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Retro Single Reviews: Shania Twain, 2004-2012

After the enormous success of the Up! project, Shania Twain released a top-selling Greatest Hits album in 2004, which spawned three singles.  She then embarked on an extended hiatus before returning in 2011 with a new single and a reality series on The Oprah Winfrey Network.  In this set of retro single reviews, we'll take a look at Twain's six most recent single releases to date.

220px-Party_for_Two_shania_twain

“Party for Two” (with Billy Currington or Mark McGrath)
2004
Peak:  #7

The first single from Twain's Greatest Hits package was her last Top 10 country hit to date, but only the second Top 10 hit for her then-up-and-coming duet partner Billy Currington.  The premise is shamelessly silly, as are the spoken word intro and the “You'll be sexy in your socks” line, but Twain and Currington sell it with flair.  Twain delivers her verses with a flirty, playful performance, while Currington renders his with the same laid-back smolder that would become his calling card at country radio.

In the tradition of the Up! album, “Party for Two” was released in both a country and pop mix, with Sugar Ray's Mark McGrath appearing as Twain's duet partner on the latter.  Unfortunately, McGrath's performance lacks the character needed to sell a song of this ilk, and the gaudy pop arrangement has aged poorly in comparison to the country mix, demonstrating that Twain was often at her best when keeping a toe in country waters.

Written by Shania Twain and Robert John “Mutt” Lange

Grade (Currington version):  B+

Listen:  Party for Two (with Billy Currington)

Grade (McGrath version): B-

Listen:  Party for Two (with Mark McMcGrath)

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“Don't!”
2005
Peak:  #24

The soft, dobro-driven arrangement is the perfect fit for this angst-filled ballad.  Twain performs the song in an emotive almost-whisper of a delivery, while the evocative melody conveys regret and desperation with a tinge of hope.

Written by Shania Twain and Robert John “Mutt” Lange

Grade:  A-

Listen:  Don't!

Shania_Twain_I_Aint_No_Quitter

“I Ain't No Quitter”
2005
Peak:  #45

The third and final single from Twain's Greatest Hits fizzled due to lack of promotion.  Quite possibly Twain's countriest single since “No One Needs to Know,” “I Ain't No Quitter” lacks the lyrical cleverness of Twain's best work, but she elevates the song through her fun, laid-back performance.  Likewise, the bouncy, fiddle and steel drenched arrangement is a delight.

Written by Shania Twain and Robert John “Mutt” Lange

Grade:  B

Listen:  I Ain't No Quitter

Shania_Twain_Shoes

“Shoes”
2005
Peak:  #29

A rare instance in which Twain worked with a team of co-writers in addition to her then-husband, “Shoes” was written for inclusion on a Desperate Housewives companion album, but the boot-stomping fiddle-laden arrangement would have not have sounded out of place on The Woman In Me.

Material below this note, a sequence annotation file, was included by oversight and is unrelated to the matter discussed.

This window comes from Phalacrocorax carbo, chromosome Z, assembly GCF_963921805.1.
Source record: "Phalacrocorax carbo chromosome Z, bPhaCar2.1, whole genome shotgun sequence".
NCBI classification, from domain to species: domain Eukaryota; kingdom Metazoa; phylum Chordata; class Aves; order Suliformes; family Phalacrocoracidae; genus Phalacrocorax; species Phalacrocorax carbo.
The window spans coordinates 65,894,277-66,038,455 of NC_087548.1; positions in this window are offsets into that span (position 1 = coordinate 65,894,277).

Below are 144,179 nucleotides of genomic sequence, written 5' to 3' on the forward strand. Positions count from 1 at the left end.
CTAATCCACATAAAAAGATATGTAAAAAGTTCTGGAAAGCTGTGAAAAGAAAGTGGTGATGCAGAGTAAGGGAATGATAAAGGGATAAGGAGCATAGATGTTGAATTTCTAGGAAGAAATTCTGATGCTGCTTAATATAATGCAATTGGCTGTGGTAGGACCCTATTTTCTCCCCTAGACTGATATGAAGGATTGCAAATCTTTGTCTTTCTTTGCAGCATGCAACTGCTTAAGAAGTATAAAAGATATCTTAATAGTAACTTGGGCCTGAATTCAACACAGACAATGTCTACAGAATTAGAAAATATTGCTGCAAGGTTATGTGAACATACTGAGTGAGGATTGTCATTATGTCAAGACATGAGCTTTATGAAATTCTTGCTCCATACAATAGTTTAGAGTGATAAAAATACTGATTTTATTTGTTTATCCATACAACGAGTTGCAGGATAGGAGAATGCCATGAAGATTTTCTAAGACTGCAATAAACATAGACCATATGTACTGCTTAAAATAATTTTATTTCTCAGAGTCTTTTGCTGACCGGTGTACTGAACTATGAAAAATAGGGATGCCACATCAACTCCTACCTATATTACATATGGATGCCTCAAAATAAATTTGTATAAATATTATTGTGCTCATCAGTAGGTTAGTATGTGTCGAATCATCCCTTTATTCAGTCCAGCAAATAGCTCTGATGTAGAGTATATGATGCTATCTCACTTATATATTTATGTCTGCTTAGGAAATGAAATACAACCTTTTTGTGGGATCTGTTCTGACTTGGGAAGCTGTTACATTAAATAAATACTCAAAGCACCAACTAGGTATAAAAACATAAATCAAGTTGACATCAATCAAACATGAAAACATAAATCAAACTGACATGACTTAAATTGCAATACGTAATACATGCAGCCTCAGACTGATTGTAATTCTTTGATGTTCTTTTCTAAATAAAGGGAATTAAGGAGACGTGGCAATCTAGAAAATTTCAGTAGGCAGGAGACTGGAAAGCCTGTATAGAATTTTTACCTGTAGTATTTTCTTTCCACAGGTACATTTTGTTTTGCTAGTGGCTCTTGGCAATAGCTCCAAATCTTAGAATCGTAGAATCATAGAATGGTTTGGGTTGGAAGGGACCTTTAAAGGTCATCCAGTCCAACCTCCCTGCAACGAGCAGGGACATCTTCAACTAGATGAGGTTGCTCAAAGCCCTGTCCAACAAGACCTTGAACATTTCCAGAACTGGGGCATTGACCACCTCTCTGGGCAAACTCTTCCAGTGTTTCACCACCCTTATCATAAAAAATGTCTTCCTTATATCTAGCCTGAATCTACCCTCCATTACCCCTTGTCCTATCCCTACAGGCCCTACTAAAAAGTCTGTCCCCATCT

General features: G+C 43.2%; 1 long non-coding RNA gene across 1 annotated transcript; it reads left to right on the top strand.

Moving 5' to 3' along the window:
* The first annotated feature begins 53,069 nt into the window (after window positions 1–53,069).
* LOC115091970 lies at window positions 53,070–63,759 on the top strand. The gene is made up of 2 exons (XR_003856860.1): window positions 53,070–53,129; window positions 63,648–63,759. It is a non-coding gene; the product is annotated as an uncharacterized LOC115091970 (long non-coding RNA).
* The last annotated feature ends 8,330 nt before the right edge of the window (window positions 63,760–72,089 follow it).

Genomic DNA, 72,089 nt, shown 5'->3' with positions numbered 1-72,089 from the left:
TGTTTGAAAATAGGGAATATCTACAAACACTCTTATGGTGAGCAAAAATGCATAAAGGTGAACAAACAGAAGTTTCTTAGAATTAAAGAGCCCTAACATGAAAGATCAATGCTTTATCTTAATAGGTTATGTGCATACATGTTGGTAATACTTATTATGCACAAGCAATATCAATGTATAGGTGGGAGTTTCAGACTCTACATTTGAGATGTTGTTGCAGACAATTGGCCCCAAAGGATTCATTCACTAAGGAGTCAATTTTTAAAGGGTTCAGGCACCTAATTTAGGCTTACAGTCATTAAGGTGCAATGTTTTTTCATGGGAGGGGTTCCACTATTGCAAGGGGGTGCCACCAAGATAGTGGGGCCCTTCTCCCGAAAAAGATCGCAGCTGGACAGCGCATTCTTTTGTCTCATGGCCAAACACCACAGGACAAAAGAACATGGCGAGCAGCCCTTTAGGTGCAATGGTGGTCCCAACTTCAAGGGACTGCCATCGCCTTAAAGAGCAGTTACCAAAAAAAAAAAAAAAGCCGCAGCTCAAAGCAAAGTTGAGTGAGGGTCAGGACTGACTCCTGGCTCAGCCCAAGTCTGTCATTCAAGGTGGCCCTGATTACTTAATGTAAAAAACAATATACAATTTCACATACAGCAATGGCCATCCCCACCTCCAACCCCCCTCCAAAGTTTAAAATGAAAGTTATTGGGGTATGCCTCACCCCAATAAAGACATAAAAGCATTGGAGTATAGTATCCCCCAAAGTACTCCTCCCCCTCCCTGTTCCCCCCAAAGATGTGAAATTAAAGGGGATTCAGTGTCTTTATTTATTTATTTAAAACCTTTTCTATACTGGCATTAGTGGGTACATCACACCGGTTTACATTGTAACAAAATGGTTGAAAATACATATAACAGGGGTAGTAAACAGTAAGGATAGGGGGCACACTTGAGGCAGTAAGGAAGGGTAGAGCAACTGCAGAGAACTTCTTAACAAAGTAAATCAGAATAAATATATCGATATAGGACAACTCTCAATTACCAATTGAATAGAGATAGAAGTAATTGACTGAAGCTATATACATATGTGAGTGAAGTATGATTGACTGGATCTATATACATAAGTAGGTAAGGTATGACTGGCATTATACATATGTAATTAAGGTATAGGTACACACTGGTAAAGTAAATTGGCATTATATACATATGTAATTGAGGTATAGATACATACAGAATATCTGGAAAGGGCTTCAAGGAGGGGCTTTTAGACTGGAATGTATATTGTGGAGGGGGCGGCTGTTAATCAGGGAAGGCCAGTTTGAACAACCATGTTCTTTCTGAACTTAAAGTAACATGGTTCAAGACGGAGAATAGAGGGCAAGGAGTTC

The lyric draws on a series of humorous double-entendres comparing men to footwear. (“Some make you feel ten feet tall, some make you feel so small, and some you want to leave out in the hall or make you feel like kickin' the wall”)  The concept is pure novelty, but Twain pulls it off brilliantly with a catchy everywoman-sing-along chorus and an in-on-the-joke vocal performance.

Written by Shania Twain, Robert Johnn “Mutt” Lange, Tammy Hyler, Joie Scott, and Kim Tribble

Grade:  B+

Listen:  Shoes

Shania Twain Today is Your Day

“Today Is Your Day”
2011
Peak:  #36

In the wake of Twain and Lange's divorce, “Today Is Your Day” was the first Twain single since the days of her debut album not to be produced by Lange.  Unfortunately, David Foster's production lacks the freshness and restraint of Lange's work, with a clutter of instruments distracting from Twain's performance instead of spotlighting it.

Twain's vocal exudes sincerity, vulnerability, and age-earned wisdom, but struggles to overcome the fact that the lyrics amount to little more than a string of inspirational clichés.  Add some unnecessary vocal processing on top of that, and Twain's comeback single falls greatly short of the event that it should have been.

Written by Shania Twain

Grade:  C+

Listen:  Today Is Your Day

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“Endless Love” (with Lionel Richie)
2012
Peak:  #12 (U.S. Adult Contemporary)

A remake of Richie's classic 1981 hit duet with Diana Ross, from his country duets project Tuskegee.  It starts out on a pleasant note, but gradually devolves into an overwrought shouting match that seems to go on forever as Richie and Twain attempt to force emotion into the song.

Written by Lionel Richie

Grade:  B-

Listen:  Endless Love (with Lionel Richie)

Previous:  It Only Hurts When I'm Breathing

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Retro Single Review: Shania Twain, "It Only Hurts When I'm Breathing"

2004 | #18

Of all Shania Twain’s gifts as a singer-songwriter, her ability to tackle heartbreak may have been the most under-heralded.  That side of Twain was well showcased on several standout tracks from The Woman In Me,

but of all the nineteen tracks on the Up! album, there was only one sad song in the bunch.  But oh, what a beauty it was.

“It only hurts when I’m breathing